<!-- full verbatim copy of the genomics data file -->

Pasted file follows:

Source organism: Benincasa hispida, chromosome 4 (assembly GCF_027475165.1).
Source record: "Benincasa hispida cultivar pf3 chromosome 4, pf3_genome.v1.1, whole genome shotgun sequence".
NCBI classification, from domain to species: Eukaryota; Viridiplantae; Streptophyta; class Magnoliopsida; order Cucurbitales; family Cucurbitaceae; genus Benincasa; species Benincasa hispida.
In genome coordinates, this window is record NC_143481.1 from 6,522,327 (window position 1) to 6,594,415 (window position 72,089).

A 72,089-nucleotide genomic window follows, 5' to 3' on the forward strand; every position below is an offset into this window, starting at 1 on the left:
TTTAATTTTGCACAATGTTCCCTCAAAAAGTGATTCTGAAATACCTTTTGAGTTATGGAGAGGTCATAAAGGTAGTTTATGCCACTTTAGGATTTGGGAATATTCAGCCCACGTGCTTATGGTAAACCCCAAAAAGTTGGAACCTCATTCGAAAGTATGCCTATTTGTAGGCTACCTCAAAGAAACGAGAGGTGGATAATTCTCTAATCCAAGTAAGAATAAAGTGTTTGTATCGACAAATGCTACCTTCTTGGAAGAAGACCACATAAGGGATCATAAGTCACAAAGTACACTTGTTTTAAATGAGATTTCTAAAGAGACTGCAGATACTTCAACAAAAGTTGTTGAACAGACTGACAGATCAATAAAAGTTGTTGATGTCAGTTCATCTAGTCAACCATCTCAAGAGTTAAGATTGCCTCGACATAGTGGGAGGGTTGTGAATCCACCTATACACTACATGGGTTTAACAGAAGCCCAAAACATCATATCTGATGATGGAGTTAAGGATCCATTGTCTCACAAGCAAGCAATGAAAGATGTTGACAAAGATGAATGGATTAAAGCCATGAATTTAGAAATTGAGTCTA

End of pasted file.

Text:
Source organism: Benincasa hispida, chromosome 4 (assembly GCF_027475165.1).
Source record: "Benincasa hispida cultivar pf3 chromosome 4, pf3_genome.v1.1, whole genome shotgun sequence".
NCBI classification, from domain to species: Eukaryota; Viridiplantae; Streptophyta; class Magnoliopsida; order Cucurbitales; family Cucurbitaceae; genus Benincasa; species Benincasa hispida.
In genome coordinates, this window is record NC_143481.1 from 6,522,327 (window position 1) to 6,594,415 (window position 72,089).

A 72,089-nucleotide genomic window follows, 5' to 3' on the forward strand; every position below is an offset into this window, starting at 1 on the left:
TTTAATTTTGCACAATGTTCCCTCAAAAAGTGATTCTGAAATACCTTTTGAGTTATGGAGAGGTCATAAAGGTAGTTTATGCCACTTTAGGATTTGGGAATATTCAGCCCACGTGCTTATGGTAAACCCCAAAAAGTTGGAACCTCATTCGAAAGTATGCCTATTTGTAGGCTACCTCAAAGAAACGAGAGGTGGATAATTCTCTAATCCAAGTAAGAATAAAGTGTTTGTATCGACAAATGCTACCTTCTTGGAAGAAGACCACATAAGGGATCATAAGTCACAAAGTACACTTGTTTTAAATGAGATTTCTAAAGAGACTGCAGATACTTCAACAAAAGTTGTTGAACAGACTGACAGATCAATAAAAGTTGTTGATGTCAGTTCATCTAGTCAACCATCTCAAGAGTTAAGATTGCCTCGACATAGTGGGAGGGTTGTGAATCCACCTATACACTACATGGGTTTAACAGAAGCCCAAAACATCATATCTGATGATGGAGTTAAGGATCCATTGTCTCACAAGCAAGCAATGAAAGATGTTGACAAAGATGAATGGATTAAAGCCATGAATTTAGAAATTGAGTCTA